Traveling Sales Person  Family of functions  pgRouting Manual (3.3)
Traveling Sales Person  Family of functions

pgr_TSP  When input is given as matrix cell information.

pgr_TSPeuclidean  When input are coordinates.
Table of Contents
General Information
Problem Definition
The travelling salesperson problem (TSP) asks the following question:
Given a list of cities and the distances between each pair of cities, which is the shortest possible route that visits each city exactly once and returns to the origin city?
Origin
 The traveling sales person problem was studied in the 18th century by mathematicians

Sir William Rowam Hamilton and Thomas Penyngton Kirkman .
A discussion about the work of Hamilton & Kirkman can be found in the book Graph Theory (Biggs et al. 1976) .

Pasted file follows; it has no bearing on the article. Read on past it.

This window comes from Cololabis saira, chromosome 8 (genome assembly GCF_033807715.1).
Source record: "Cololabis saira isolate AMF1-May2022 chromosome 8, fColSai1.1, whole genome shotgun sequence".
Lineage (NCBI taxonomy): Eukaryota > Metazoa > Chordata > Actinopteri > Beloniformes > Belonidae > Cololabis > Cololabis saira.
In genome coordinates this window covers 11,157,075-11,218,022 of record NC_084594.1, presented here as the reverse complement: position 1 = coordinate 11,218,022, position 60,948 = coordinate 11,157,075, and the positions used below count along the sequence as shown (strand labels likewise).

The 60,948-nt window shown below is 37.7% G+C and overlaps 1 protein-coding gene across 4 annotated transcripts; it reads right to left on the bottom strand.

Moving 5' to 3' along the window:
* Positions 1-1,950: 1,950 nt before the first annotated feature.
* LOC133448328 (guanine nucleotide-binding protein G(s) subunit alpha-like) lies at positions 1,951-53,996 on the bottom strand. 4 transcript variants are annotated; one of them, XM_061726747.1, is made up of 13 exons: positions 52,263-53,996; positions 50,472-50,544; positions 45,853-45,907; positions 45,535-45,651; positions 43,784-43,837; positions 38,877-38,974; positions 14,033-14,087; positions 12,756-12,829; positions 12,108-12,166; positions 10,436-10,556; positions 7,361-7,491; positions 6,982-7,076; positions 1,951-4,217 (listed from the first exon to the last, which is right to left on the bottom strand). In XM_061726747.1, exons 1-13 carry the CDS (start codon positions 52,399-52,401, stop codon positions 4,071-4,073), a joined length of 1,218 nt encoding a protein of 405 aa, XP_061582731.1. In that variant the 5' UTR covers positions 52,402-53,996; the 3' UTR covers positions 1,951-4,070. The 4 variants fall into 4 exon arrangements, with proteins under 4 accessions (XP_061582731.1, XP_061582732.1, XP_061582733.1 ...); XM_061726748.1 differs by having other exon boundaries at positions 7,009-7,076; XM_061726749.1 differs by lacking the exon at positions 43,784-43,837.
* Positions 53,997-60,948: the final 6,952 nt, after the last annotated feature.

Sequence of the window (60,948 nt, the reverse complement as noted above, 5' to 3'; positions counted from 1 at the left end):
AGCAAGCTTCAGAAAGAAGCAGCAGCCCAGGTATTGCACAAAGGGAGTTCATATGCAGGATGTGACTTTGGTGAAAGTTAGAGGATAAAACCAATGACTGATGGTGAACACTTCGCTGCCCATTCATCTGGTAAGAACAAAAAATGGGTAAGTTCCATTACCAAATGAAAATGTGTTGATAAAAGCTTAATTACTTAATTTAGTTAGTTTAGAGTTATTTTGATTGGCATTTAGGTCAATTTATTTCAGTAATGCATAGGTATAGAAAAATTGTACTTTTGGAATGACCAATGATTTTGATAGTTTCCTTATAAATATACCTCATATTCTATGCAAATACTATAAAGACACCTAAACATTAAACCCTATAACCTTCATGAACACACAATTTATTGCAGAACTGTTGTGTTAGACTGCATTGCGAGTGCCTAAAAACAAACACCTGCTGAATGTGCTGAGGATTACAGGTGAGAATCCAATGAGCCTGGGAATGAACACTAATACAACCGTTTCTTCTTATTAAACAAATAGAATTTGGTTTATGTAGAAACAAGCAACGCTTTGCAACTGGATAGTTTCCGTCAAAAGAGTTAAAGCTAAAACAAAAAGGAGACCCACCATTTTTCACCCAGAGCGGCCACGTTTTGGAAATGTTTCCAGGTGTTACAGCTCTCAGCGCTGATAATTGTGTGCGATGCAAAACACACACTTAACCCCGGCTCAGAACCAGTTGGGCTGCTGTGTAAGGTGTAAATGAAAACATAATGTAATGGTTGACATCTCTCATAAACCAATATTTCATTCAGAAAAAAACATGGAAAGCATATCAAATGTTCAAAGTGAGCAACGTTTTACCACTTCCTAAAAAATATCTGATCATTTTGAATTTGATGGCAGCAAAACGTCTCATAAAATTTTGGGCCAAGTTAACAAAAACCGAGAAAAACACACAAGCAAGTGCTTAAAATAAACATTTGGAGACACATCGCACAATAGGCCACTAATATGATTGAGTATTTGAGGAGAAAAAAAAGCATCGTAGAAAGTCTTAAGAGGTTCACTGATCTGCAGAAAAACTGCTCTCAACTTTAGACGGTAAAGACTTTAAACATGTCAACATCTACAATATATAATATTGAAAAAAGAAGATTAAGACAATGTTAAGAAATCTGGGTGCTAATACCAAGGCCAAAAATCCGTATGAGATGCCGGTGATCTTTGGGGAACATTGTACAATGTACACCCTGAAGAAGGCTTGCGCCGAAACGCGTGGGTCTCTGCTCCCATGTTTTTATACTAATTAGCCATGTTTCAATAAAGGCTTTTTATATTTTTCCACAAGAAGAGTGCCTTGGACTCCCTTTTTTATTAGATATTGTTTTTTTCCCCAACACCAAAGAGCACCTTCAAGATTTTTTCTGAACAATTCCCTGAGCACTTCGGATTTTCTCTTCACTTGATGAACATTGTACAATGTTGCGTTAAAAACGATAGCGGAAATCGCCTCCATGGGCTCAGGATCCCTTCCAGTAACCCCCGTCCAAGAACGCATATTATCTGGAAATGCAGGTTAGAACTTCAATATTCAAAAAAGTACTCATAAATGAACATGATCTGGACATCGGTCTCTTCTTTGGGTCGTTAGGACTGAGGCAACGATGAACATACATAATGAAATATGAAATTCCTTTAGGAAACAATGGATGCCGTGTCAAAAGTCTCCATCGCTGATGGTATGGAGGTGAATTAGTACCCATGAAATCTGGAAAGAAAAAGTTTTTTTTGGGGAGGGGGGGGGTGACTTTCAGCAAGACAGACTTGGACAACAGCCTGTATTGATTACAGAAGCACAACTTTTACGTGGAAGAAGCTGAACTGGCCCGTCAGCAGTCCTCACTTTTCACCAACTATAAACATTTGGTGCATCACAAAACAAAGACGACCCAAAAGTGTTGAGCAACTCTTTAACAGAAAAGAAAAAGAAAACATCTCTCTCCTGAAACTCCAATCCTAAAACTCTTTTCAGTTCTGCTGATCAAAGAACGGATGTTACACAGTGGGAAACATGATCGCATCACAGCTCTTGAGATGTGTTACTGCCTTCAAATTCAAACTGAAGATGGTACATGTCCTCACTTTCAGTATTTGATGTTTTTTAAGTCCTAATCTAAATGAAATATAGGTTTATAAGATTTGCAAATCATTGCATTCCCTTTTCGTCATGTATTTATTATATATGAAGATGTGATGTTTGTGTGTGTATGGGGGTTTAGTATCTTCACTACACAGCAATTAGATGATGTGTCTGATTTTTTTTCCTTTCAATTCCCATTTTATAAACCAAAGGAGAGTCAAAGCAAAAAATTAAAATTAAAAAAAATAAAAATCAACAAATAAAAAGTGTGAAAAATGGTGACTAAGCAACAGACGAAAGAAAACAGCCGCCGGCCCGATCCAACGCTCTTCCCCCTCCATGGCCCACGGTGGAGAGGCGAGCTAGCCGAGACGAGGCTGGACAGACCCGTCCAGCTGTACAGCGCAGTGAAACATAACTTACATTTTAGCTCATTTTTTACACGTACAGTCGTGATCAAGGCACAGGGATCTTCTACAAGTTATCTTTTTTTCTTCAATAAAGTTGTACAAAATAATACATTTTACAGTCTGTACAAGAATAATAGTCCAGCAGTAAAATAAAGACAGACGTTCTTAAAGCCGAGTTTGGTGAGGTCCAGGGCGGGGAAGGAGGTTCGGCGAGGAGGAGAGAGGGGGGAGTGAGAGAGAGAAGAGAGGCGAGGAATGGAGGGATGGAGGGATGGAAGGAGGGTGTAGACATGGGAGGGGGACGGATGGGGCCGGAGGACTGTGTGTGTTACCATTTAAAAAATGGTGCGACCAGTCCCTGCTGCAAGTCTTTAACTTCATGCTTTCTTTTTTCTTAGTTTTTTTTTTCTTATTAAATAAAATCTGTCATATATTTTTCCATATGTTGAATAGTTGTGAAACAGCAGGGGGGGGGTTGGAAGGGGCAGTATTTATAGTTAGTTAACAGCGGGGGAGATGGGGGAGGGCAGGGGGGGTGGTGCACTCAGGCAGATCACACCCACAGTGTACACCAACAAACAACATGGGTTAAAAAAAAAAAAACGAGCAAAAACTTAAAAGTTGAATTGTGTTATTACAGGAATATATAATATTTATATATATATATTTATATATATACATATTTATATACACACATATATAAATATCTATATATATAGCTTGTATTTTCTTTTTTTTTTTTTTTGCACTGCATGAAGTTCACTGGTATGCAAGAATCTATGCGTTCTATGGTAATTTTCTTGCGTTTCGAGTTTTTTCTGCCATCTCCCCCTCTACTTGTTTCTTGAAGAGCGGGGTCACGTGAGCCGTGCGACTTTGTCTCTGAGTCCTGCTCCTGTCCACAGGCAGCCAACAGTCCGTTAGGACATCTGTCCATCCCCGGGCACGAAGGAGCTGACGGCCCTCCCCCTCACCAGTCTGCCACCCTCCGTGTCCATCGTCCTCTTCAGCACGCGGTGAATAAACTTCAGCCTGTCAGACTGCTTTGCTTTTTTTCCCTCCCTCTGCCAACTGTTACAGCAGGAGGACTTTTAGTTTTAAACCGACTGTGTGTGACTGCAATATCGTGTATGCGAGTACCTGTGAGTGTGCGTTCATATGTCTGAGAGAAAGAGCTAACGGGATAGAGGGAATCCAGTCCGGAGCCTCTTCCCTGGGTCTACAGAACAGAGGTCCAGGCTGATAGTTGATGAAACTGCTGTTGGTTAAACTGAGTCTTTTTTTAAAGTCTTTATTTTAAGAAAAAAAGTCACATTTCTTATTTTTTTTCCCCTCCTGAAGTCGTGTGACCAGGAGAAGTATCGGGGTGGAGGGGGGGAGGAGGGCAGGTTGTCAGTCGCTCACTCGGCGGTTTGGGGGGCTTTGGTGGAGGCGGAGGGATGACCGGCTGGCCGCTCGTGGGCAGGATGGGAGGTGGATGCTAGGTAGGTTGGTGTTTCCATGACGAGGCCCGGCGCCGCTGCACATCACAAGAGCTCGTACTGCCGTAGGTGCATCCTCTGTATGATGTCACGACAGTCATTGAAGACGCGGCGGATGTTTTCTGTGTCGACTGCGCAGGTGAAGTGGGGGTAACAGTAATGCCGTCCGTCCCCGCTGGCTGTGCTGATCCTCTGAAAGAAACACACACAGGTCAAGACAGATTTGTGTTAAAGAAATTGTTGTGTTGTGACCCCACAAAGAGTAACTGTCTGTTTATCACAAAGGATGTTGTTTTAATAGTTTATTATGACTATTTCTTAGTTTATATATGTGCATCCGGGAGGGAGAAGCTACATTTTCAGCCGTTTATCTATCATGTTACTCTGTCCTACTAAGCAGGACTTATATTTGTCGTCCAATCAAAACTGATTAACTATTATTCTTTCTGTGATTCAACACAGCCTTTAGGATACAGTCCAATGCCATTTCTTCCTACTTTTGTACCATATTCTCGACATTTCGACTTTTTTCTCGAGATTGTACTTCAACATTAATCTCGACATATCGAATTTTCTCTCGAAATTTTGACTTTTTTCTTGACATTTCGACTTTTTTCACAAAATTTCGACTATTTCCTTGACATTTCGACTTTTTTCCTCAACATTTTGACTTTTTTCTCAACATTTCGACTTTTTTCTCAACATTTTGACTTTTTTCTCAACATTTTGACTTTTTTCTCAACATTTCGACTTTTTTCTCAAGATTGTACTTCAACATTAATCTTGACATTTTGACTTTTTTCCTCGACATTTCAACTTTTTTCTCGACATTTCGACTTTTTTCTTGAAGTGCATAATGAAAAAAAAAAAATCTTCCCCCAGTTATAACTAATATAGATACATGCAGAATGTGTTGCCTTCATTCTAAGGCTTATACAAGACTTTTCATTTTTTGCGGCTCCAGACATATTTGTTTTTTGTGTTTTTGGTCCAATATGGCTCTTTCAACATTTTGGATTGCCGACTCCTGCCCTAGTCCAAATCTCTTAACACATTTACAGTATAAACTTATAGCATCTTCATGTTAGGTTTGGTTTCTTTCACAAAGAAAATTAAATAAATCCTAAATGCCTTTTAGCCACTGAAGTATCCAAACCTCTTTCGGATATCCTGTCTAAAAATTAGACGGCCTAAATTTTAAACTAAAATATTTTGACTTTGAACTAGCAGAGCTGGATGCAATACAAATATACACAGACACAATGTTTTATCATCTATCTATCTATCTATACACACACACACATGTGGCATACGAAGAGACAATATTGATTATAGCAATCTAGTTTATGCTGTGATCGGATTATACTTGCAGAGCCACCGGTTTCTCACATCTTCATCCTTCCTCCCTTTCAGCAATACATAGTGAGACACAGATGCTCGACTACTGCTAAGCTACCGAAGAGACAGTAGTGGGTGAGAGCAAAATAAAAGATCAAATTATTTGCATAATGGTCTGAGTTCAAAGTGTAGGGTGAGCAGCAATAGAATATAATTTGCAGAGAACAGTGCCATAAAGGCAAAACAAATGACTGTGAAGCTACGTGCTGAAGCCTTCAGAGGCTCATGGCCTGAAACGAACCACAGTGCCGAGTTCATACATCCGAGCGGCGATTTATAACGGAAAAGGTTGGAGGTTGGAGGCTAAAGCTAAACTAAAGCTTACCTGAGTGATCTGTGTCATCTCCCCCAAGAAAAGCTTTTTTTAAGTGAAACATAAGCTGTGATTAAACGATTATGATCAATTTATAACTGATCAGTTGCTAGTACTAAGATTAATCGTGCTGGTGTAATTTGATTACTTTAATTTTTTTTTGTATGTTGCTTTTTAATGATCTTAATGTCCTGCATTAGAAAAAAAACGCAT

ISBN13: 9780198539162

ISBN10: 0198539169
It is believed that the general form of the TSP have been first studied by Kalr Menger in Vienna and Harvard. The problem was later promoted by Hassler, Whitney & Merrill at Princeton. A detailed description about the connection between Menger & Whitney, and the development of the TSP can be found in On the history of combinatorial optimization (till 1960)
To calculate the number of different tours through \(n\) cities:

Given a starting city,

There are \(n1\) choices for the second city,

And \(n2\) choices for the third city, etc.

Multiplying these together we get \((n1)! = (n1) (n2) . . 1\) .

Now since the travel costs do not depend on the direction taken around the tour:

this number by 2

\((n1)!/2\) .

General Characteristics

This problem is an NPhard optimization problem.

Metric Algorithm is used

Implementation generates solutions that are twice as long as the optimal tour in the worst case when:

Graph is undirected

Graph is fully connected

Graph where traveling costs on edges obey the triangle inequality.


On an undirected graph:

The traveling costs are symmetric:

Traveling costs from
u
tov
are just as much as traveling fromv
tou

See Also
References

Metric Algorithm from Boost library
Indices and tables